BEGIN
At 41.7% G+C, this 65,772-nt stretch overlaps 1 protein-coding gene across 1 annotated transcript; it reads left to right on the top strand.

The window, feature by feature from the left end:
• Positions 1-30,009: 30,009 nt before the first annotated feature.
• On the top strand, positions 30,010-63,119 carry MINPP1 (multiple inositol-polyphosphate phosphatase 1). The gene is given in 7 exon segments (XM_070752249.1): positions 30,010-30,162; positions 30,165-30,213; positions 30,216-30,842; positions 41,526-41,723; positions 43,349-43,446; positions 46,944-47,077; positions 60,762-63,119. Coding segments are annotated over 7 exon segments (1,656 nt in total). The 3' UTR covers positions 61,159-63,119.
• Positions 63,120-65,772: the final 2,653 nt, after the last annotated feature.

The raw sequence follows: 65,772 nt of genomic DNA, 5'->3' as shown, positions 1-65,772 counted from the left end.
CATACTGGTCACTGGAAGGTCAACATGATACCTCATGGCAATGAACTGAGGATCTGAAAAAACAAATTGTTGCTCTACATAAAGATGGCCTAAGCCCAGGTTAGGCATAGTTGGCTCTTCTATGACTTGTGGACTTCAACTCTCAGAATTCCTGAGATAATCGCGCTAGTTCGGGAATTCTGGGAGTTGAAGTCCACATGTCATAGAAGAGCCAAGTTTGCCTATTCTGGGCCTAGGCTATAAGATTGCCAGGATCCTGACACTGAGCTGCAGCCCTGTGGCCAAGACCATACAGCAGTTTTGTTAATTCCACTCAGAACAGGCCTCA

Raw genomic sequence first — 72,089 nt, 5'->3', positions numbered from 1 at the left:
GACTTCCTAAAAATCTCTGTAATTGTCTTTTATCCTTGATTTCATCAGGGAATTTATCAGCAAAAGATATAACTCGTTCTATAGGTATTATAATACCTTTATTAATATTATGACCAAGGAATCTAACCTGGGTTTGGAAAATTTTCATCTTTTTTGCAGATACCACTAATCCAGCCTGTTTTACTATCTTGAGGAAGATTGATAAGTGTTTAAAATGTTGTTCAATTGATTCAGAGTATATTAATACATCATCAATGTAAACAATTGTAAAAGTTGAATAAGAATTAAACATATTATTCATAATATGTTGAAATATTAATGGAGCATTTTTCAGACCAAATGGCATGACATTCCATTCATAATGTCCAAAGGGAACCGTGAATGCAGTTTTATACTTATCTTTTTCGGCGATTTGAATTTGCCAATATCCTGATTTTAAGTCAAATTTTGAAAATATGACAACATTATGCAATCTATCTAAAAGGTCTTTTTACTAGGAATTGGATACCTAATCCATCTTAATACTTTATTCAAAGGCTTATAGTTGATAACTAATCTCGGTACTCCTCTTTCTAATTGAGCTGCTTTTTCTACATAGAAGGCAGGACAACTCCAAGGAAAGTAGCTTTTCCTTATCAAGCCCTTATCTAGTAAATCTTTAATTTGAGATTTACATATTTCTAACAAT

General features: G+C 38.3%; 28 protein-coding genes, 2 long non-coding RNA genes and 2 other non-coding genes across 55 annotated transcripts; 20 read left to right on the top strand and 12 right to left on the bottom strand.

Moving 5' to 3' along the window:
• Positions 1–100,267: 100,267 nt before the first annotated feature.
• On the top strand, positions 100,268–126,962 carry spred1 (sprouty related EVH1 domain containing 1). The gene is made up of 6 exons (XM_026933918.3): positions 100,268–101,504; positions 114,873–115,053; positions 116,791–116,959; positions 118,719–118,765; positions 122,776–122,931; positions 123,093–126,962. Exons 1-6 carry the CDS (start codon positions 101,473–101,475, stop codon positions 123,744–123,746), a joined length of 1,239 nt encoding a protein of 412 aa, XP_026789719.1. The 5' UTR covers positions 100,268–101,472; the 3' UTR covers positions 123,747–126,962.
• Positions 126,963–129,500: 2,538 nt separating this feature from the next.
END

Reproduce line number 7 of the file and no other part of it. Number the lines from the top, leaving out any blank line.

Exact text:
CATACTGGTCACTGGAAGGTCAACATGATACCTCATGGCAATGAACTGAGGATCTGAAAAAACAAATTGTTGCTCTACATAAAGATGGCCTAAGCCCAGGTTAGGCATAGTTGGCTCTTCTATGACTTGTGGACTTCAACTCTCAGAATTCCTGAGATAATCGCGCTAGTTCGGGAATTCTGGGAGTTGAAGTCCACATGTCATAGAAGAGCCAAGTTTGCCTATTCTGGGCCTAGGCTATAAGATTGCCAGGATCCTGACACTGAGCTGCAGCCCTGTGGCCAAGACCATACAGCAGTTTTGTTAATTCCACTCAGAACAGGCCTCA